Based on the duties performed by the IT Specialists, the RD concluded that "ROCC staff does not develop security procedures, monitor the security of the system, or take part in special security software or applications." Id. at 7.
In assessing these facts against the requirements of the Statute, the RD focused his analysis on whether the employees are engaged in "security work which directly affects national security" and therefore fall within the meaning of § 7112(b)(6). Id. at 10.
The RD stated that according to Authority precedent, "security work" includes positions in which "the required tasks, duties, functions, or activities of the employee's position include: (1) the designing, analyzing, or monitoring of security systems or procedures; or (2) the regular use of, or access to, classified information." Id. at 11 (citing United States Dep't of the Army, Corps of Engineers, United States Army Engineer Research Development Ctr., Vicksburg, Miss., 57 FLRA 834, 836-37 (2002); United States Dep't of Justice, 52 FLRA 1093, 1103 (1997) (DOJ)). The RD explained that the Authority has defined, and reaffirmed the definition of, "national security" to include sensitive government activities that "are directly related to the protection and preservation of the military, economic [ v60 p59 ] and productive strength of the United States, including the security of the Government in domestic and foreign affairs, against or from espionage, sabotage, subversion, foreign aggression and any other illegal acts which adversely affect the national security." Id. (citing SSA Baltimore, 59 at 144, aff'g Dep't of Energy, Oak Ridge Operations, Oak Ridge, Tenn., 4 FLRA 644, 655-56 (1980) (Oak Ridge). Finally, the RD maintained that the Authority has defined "directly affects" to mean there is a "straight bearing or unbroken connection that produces a material influence or alteration." RD's Decision at 11.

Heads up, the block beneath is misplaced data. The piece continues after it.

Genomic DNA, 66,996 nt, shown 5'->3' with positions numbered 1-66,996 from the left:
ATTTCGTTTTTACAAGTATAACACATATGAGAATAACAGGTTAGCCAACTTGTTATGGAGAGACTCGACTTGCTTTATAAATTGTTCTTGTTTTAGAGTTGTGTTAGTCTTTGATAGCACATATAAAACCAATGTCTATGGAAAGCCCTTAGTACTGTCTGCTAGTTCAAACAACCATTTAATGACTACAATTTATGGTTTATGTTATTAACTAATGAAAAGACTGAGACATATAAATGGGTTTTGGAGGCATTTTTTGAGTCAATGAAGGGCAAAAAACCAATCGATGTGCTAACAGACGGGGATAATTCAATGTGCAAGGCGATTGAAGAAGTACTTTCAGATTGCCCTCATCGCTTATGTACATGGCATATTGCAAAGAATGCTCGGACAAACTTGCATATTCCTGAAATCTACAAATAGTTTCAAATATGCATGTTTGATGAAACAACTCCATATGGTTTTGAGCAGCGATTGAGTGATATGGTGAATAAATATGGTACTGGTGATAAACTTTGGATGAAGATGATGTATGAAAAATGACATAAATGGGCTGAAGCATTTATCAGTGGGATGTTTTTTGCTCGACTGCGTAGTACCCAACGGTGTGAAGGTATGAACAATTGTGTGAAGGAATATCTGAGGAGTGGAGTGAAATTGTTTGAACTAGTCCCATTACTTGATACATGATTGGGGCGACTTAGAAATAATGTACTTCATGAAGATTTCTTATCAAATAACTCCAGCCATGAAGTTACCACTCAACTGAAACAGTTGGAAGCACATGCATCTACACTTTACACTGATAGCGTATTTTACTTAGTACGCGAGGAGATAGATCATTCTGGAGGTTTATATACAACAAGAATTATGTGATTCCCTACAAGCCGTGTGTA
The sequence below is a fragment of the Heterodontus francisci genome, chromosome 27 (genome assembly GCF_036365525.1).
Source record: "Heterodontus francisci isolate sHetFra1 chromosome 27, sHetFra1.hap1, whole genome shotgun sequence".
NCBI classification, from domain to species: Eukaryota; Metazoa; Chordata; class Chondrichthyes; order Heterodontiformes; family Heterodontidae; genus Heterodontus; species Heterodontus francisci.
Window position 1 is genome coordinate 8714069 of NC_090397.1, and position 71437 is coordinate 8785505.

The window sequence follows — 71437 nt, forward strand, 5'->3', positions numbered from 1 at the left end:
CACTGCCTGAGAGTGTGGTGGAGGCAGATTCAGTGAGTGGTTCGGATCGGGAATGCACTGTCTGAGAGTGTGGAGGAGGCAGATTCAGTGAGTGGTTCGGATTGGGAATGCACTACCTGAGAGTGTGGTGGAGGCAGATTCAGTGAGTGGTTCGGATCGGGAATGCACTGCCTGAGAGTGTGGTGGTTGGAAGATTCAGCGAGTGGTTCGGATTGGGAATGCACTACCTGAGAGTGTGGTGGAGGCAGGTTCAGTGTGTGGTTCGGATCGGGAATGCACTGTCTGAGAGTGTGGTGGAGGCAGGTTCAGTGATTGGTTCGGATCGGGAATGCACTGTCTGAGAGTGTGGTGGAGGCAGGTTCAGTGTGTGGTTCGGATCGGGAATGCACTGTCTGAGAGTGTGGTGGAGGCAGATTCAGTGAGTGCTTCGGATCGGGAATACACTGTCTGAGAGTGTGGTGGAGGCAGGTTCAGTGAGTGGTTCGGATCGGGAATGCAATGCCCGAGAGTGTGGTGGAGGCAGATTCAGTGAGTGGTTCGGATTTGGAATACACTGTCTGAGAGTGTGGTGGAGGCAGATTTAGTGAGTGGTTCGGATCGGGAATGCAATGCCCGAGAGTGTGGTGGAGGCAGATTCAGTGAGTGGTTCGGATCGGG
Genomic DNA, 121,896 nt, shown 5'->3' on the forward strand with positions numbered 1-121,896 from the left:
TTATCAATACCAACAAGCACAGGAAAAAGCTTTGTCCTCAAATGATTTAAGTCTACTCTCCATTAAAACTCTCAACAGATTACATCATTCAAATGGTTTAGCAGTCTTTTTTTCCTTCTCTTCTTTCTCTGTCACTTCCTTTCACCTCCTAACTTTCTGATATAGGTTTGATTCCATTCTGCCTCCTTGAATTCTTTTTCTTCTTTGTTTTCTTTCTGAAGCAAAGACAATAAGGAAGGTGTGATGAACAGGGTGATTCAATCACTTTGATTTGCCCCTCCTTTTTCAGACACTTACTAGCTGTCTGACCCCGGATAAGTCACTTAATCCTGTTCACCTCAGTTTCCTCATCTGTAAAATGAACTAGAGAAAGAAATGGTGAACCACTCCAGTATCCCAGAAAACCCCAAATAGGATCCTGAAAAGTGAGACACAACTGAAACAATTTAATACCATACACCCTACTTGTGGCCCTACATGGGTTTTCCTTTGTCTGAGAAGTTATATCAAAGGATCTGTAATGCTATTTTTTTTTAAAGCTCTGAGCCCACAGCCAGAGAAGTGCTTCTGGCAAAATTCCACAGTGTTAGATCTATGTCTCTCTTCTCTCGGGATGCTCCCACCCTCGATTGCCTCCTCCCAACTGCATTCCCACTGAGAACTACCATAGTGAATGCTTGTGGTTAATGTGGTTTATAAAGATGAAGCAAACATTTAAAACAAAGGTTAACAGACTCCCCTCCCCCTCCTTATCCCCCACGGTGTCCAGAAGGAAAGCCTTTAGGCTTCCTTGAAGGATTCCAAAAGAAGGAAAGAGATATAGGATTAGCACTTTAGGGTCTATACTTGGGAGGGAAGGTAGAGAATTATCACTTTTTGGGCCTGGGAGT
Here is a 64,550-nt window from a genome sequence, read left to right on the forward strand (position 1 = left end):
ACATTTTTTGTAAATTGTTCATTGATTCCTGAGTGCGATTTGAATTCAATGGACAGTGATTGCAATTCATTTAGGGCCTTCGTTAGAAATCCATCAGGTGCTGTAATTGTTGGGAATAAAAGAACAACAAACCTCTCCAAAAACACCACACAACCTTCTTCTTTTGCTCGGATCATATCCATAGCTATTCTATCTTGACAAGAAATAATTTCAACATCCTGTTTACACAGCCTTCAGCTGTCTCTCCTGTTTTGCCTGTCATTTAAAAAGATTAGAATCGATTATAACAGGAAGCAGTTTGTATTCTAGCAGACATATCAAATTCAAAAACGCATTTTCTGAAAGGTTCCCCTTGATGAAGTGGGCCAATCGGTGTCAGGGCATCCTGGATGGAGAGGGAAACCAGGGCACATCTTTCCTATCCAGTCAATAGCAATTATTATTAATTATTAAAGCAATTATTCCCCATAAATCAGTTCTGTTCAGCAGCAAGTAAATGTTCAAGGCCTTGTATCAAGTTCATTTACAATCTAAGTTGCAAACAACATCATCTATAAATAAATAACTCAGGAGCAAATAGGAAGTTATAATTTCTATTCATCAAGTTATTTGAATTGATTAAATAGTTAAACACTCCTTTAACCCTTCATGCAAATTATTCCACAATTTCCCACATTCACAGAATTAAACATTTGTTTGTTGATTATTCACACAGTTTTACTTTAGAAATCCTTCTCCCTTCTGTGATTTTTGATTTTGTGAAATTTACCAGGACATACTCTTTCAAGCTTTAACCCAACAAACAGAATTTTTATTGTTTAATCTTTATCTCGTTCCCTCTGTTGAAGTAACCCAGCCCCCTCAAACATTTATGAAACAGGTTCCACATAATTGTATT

Applying these standards to the employees, the RD concluded that the employees are not engaged in "security work which directly affects national security." Id. at 11-12. The RD explained that according to the record, none of the employees have access to classified data, are responsible for designing, analyzing or monitoring security systems or procedures or are responsible for ensuring that classified information is not disclosed. Id. In addition, the RD pointed out that these employees do not work with a security system; they work with a data communication system. Id. at 12. The RD found the employees install protective measures onto systems and monitor them to ensure proper installation, but they do not design, monitor or analyze the measures. Id. The RD concluded that based on the duties performed, the employees "function as technicians and maintenance workers . . . not as guardians of the Agency's security system." Id.
Regarding the issue of whether the employees' work directly affects "national security," the RD concluded that the work of the employees in this case is "not directly related to the protection of [the Agency's] facilities" and that a different office is responsible for protecting the physical facilities of the ROCC. Id. at 13, contra SSA Baltimore, 59 FLRA at 146. In addition, the RD found that the employees are not acting to prevent the destruction of the ROCC and that the Agency did not demonstrate that the loss of the ROCC (essentially the ability to process claims or use e-mail) would have a "serious adverse effect on the economic strength" of the nation. Id. Finally, the RD determined that the employees could not do serious damage to the Agency because the employees do not have access to the client data as it is transmitted, the stored client data, or the security repository. Id.